I AM NOT "OLD HIGHLAND PARK." Old Highland Park is much too genteel to call attention to itself in print. A friend who grew up here says, "It used to be that if you wanted to show off, you had to move to Preston Hollow." I'm not even a Republican, although the Republican National Committee seems to think my '05 zip code entitles me to a steady stream of solicitations, certificates, and fine eight-by-ten color photographs of the Bush family and, before them, the Reagans.
There are much grander places to live with more acreage farther north in Dallas. During the real estate boom of the seventies, mansions built in new suburbs boasted enormous walk-in closets and Roman spa bathrooms, which made Highland Park's once elegant third-floor ballrooms seem merely quaint. A recent article about "downsizing" due to the economy suggested that one might consider jettisoning the mansion for a more modest place in Highland Park. Still, there is an aura about the tiny island city that everyone here calls "the Bubble," 2.2 square miles surrounded on three sides by Dallas and to the north by sister city University Park. In Dallas' growth years following World War II, most of the downtown business leaders lived in the Park Cities. Important people flew in to Love Field, just a mile from Highland Park. They might have lunch in a downtown club, but in the evening they were frequently entertained in Highland Park homes. Visitors accepted this place as the face of Dallas, until the image was supplanted by J. R. Ewing and Southfork.
When we moved to Dallas from Austin, in 1969, my husband, John, was a young lawyer and I was a schoolteacher. For $150 a month we lived in a post-war upstairs duplex on Hawthorne in the Oaklawn area, just one block from the millionaires of Armstrong Parkway. Sometimes our evening's entertainment was a drive through Highland Park. With their draperies drawn back, candles lit, and chandeliers gleaming, these houses seemed charmingly hospitable, sophisticated, and gracious, and we enjoyed imagining the graceful lives of people living there.
We did not aspire to live in Highland Park, even after our first child was born. Public schools in Dallas were holding their own at the time. We simply found a two-bedroom, two-bath Tudor cottage we liked and could almost afford on Normandy, a block from McCulloch Middle School. The "location, location, location" that real estate people scream about was perfect: ten minutes from John's office, four blocks from the elementary school—and a neighborhood swimming pool, tennis courts, and small public library were only a bike ride away. The libraries, musical offerings, and theater performances at Southern Methodist University were within walking distance. Some old friends from our University of Texas days who, like us, would eventually have three sons, lived just down the street. Our house even had nine-and-a-half-foot ceilings, which accommodated the early parsonage Victorian furniture we had inherited from my husband's grandmother. Hot and sweaty from the move into the little house with window-unit air conditioners, I shared a Coke with one of the young men who helped us move. "This is Highland Park, isn't it?" he said. "Can I ask you something?"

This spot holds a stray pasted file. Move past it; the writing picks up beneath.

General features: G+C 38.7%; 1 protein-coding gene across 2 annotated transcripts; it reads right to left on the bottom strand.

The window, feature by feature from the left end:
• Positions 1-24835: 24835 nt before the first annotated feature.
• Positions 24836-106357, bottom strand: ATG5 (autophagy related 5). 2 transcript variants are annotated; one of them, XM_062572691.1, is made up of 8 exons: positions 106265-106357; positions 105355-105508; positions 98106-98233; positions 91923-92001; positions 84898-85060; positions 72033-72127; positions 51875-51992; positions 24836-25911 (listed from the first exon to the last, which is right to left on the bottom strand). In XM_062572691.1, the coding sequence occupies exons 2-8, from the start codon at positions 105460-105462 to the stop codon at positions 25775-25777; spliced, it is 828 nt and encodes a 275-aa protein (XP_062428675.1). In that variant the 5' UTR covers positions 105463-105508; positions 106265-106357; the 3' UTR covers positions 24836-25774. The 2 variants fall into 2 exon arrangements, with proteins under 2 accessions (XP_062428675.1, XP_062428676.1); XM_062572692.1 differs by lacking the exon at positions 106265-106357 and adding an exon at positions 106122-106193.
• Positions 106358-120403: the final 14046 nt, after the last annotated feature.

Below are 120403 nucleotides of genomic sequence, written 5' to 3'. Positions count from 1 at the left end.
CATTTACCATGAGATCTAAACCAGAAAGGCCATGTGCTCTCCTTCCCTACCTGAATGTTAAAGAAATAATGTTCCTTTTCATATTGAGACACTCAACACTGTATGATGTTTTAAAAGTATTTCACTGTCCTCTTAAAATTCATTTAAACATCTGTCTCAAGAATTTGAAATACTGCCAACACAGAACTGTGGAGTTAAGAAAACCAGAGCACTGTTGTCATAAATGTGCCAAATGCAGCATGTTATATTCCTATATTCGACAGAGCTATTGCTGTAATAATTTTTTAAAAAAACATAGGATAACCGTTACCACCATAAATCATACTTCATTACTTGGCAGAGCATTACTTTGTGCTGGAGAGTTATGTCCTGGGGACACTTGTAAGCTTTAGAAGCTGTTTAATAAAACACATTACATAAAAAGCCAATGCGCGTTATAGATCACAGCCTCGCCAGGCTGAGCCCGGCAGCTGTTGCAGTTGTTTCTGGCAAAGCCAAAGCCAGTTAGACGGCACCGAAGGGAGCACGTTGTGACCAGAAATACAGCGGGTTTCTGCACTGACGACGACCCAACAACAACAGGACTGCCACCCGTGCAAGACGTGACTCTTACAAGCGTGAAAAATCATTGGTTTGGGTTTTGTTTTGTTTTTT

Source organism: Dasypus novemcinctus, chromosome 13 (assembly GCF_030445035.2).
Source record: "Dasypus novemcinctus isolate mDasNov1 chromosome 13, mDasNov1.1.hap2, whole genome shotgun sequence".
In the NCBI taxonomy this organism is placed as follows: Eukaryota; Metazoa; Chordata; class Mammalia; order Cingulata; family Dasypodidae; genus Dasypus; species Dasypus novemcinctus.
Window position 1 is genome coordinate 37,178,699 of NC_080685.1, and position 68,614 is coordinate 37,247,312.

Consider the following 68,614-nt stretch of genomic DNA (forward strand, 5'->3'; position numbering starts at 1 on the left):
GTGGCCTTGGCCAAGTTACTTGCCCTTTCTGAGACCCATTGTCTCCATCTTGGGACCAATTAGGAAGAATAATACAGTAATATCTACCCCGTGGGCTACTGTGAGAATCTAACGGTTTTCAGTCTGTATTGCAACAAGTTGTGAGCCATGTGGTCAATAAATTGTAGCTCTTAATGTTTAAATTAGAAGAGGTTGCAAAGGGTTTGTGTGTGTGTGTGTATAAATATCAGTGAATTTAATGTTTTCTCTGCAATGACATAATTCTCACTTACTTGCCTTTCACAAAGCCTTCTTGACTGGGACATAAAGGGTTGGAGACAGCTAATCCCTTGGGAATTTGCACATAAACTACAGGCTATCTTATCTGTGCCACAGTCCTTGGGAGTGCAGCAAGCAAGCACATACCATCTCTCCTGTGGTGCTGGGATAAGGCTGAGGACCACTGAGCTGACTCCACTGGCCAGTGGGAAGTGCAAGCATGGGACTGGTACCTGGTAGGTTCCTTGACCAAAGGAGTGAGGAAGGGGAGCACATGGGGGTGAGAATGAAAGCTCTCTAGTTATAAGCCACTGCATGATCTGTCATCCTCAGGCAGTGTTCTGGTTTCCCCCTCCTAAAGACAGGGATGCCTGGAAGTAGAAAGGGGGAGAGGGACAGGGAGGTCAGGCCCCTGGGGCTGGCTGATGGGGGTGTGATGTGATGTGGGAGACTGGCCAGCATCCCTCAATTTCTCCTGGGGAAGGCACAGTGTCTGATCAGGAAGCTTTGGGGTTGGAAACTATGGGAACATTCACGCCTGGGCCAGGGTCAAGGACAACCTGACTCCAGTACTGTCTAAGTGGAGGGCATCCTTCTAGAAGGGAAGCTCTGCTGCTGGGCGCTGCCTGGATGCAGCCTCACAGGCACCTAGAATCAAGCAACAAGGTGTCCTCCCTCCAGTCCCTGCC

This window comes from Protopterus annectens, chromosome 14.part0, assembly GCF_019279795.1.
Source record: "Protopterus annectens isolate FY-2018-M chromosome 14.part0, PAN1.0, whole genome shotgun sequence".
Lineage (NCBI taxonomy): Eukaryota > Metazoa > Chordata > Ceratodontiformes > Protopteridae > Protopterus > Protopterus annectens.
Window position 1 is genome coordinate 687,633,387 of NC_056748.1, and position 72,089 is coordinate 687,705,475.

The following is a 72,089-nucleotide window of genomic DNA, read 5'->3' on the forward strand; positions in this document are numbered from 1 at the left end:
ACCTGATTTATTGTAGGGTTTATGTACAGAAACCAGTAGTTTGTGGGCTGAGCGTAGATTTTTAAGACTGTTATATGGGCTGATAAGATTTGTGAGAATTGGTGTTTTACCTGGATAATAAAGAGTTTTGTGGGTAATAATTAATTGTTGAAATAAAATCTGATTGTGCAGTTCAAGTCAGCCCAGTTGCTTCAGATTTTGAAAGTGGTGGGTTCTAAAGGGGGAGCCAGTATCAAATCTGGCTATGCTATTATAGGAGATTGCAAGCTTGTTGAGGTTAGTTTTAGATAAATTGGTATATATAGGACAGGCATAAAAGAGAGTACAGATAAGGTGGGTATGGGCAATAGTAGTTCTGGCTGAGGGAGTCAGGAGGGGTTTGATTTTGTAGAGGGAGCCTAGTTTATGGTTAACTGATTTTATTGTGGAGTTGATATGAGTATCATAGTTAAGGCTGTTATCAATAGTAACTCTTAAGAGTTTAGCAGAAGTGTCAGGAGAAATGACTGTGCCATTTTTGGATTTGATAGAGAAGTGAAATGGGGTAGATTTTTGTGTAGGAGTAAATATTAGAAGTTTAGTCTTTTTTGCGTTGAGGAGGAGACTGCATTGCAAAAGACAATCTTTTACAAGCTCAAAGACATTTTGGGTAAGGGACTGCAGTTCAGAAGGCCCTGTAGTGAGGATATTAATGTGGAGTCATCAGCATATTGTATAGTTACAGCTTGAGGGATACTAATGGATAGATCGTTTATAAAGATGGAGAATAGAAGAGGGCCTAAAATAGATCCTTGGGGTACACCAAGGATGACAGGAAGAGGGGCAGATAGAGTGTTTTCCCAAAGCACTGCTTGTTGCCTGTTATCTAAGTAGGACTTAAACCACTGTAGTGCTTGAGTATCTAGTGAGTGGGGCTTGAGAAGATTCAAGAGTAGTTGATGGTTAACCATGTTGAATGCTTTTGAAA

"Sure, though I probably won't know the answer."
"Don't you have to be somebody special or get approved by someone to live here?"
We struggled to meet the house payment in our cute redo, unredone. I sold my piano to buy a more useful washing machine. John parked his car in our narrow little garage; my lumbering old Chevy Caprice, which from our years of uncovered parking had a slightly peeling vinyl top, remained on the side street. The doorbell rang one evening, and I was met by a Highland Park policeman, who asked if he should call for a tow truck to remove what he took to be an abandoned vehicle. We figured our shabby auto was the first item in our Highland Park police dossier, along with a note that recorded our failed attempt to use the Highland Park swimming pool in 1969, when we were still living on Hawthorne.
Life was good. We gained all of the advantages of a small town with the cultural amenities of a large city. The crossing guard knew our kids by name. When our move to a larger house in the neighborhood, in 1978, coincided with the first day of school, the same crossing guard saw that my first- and third-grade little boys found the new route home. Armstrong Elementary School was an all-embracing school, where principal Kenneth Thomas stood at the front door greeting each child by name every morning. Block parties were an established tradition. The town still provides sawhorse signs ready to detour traffic when a "community event" is in progress. Kids with no bicycle helmets rode free as the wind to the swimming pool in the summer, stopping off coming or going for a 25-cent Coke from the "nonprofit" machine at the town's fire station. I tried to upgrade their summer experiences with trips to the library, art classes, and swimming lessons, but most of the time my boys lived what they now call "the Last Great Childhood," swarming in and out of neighbors' back doors, lightly supervised, building forts with construction scraps, damming up parts of Hackberry Creek, capturing crawdads, and declaring water balloon wars that sometimes added reports of "collateral damage" to our HP police dossier.
AS OUR CHILDREN GREW UP, the neighborhood gradually became more affluent and more monolithic. It was becoming the ritzy, country-clubby neighborhood its founders had envisioned. Cottages like our first Highland Park home, which was built during the Depression, were never a part of developers Flippen and Prather's original plan. I noted the changes in a 1978 piece for this magazine called "Love Thy Neighborhood." Middle-class traditions so well established by women who swept their own walks and minded each other's children were less appealing to a new generation with more cash. Mexican men with roaring